Eosh wants to use Hopping Windows to determine the previous action when water is added to the concrete mix. There is a flow meter sensor in the water tank which detects when the driver flips the switch to add more water. There are a number of different reasons for adding water, one being that the pouring is complete and the driver is washing out the remaining concrete. Another reason could be that the driver is stuck in traffic and the water is added to keep the concrete from setting up within the mixer. Depending on the type of concrete in the mixer, if too much water is added, the concrete will no longer have the required strength and can’t be used to create a load bearing structure. It is very important that concrete used in structural concrete be created according to specification, as concrete mixed incorrectly will crumble over time, something commonly seen in Detroit.  If too much water is added the vehicle may be routed to a different location so the concrete can be used for a non-load bearing purpose, like creating sidewalks.

Overlapping Hops

HoppingSliceBy design, all hops contain an overlapping previous time slice. The picture provides a good visualization for how the data slices are created. Eohs wants to look at the events which happened 5 minutes prior so that the adding water event can be appropriately categorized. The following Streaming query can provide that data

 

SELECT System.TimeStamp AS OutTime, VehicleID, COUNT(*)
FROM Input TIMESTAMP BY WaterStartPour
GROUP BY VehicleID, HoppingWindow(minute,10 , 5)

This query will create 10 minute slices of time. Each slice will look at the last 5 minutes previous reported and 5 minutes past that. By slicing the data in this way, the context around adding water can be evaluated to determine what kind of water add event took place. Eosh can then use this data to determine if the concrete can be delivered to the original location or if it needs to be rerouted.  This later processing will be accomplished via machine learning, which I will talk about in a later post.

Yours Always

Ginger Grant

Data aficionado et SQL Raconteur

 

Using Tumbling Windows to Select Data from Azure Stream Analytics – Part 2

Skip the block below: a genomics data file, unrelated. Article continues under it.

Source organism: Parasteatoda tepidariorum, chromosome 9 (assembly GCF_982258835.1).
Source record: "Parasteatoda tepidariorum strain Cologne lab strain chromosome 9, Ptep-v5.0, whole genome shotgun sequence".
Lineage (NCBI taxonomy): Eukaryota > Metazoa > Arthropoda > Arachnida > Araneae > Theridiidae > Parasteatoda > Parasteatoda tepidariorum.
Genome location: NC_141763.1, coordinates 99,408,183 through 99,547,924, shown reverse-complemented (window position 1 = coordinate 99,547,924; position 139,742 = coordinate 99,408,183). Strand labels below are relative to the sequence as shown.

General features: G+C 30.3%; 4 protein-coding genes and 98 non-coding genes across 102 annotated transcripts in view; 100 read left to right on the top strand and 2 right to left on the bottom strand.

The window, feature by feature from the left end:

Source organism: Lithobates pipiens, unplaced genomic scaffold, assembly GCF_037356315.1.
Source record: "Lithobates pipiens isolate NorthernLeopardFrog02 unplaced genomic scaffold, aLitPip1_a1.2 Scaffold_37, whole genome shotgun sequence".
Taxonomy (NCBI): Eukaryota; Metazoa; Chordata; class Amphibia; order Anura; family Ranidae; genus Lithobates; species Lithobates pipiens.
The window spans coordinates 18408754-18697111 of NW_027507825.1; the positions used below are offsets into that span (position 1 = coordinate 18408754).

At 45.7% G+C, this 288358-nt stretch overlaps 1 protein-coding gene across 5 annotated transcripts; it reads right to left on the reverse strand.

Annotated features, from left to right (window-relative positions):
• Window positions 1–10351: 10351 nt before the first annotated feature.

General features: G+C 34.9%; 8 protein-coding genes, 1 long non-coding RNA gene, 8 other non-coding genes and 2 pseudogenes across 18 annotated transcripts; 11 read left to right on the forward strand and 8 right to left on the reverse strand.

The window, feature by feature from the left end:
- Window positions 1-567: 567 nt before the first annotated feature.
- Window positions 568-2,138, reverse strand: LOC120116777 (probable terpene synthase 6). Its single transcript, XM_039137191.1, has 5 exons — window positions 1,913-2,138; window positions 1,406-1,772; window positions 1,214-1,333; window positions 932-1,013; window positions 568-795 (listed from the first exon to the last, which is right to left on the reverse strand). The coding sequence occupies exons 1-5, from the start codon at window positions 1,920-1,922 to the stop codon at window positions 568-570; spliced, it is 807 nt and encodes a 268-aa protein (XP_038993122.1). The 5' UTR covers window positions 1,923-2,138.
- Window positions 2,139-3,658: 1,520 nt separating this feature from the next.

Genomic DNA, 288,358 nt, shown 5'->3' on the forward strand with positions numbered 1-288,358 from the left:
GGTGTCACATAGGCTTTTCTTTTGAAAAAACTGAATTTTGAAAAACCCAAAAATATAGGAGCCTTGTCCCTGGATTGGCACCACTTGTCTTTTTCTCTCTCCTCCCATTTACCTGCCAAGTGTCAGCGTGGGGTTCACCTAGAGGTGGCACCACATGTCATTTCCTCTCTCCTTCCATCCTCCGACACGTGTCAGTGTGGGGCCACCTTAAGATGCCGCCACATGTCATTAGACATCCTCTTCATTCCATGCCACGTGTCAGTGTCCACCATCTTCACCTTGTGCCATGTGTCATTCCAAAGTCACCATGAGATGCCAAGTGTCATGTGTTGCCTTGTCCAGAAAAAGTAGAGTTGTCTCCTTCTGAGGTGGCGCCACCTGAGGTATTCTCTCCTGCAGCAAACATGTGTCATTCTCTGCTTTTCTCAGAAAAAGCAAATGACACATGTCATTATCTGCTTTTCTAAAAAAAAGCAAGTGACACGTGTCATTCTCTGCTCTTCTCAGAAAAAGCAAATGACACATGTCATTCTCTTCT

TumblingWindows
Tumbling Windows are another way of selecting data from an Azure Stream to drive an Azure ML Experiment.  Once again of my examples here are going to be based on the concrete company Eohs, which I referenced in a previous post when talking about Streaming Windows. Eohs is streaming data, via Azure Stream Analytics [ASA] and we need evaluate a portion of that data for an Azure Machine Learning experiment. The experiments don’t need all of the data; only a portion of that data is required. Some of the data will be reported on in real time, and other portions of data will be used for analysis at a longer window. The necessary data will be extracted via an Azure Stream Analytics Query using Windowing. In this post, we will be talking about Tumbling Windows.

Eohs: Streaming Sensor Data

Eohs has installed a tracking system which sends GPS positioning and sensor data which is sent back in near real time to the dispatching company. The dispatchers are able to monitor on their screens the location of the truck, speed, heading and some sensor information delivered every 20 seconds which allow them to know if the truck is loading concrete, pouring concrete, adding water, seatbelt information, and if the passenger door is opened. Eohs is interested in using the sensor data received to figure out if they will need to perform maintenance on their concrete mixing drums. The drums need to have maintenance performed on them based on the drum speed, concrete pouring sensor, and the amount of water added when in use.

Using Azure ML to Determine when to Perform Maintenance

TumblingWindowSince Eohs is streaming their data with ASA, we monitor the sensor information for the water and the drum speed over time to see if maintenance is required on the concrete drum. The Azure ML experiment will look at the combination of the water, drum speed and time of day to determine if maintenance is required. We will need to evaluate the sensors every 15 minutes.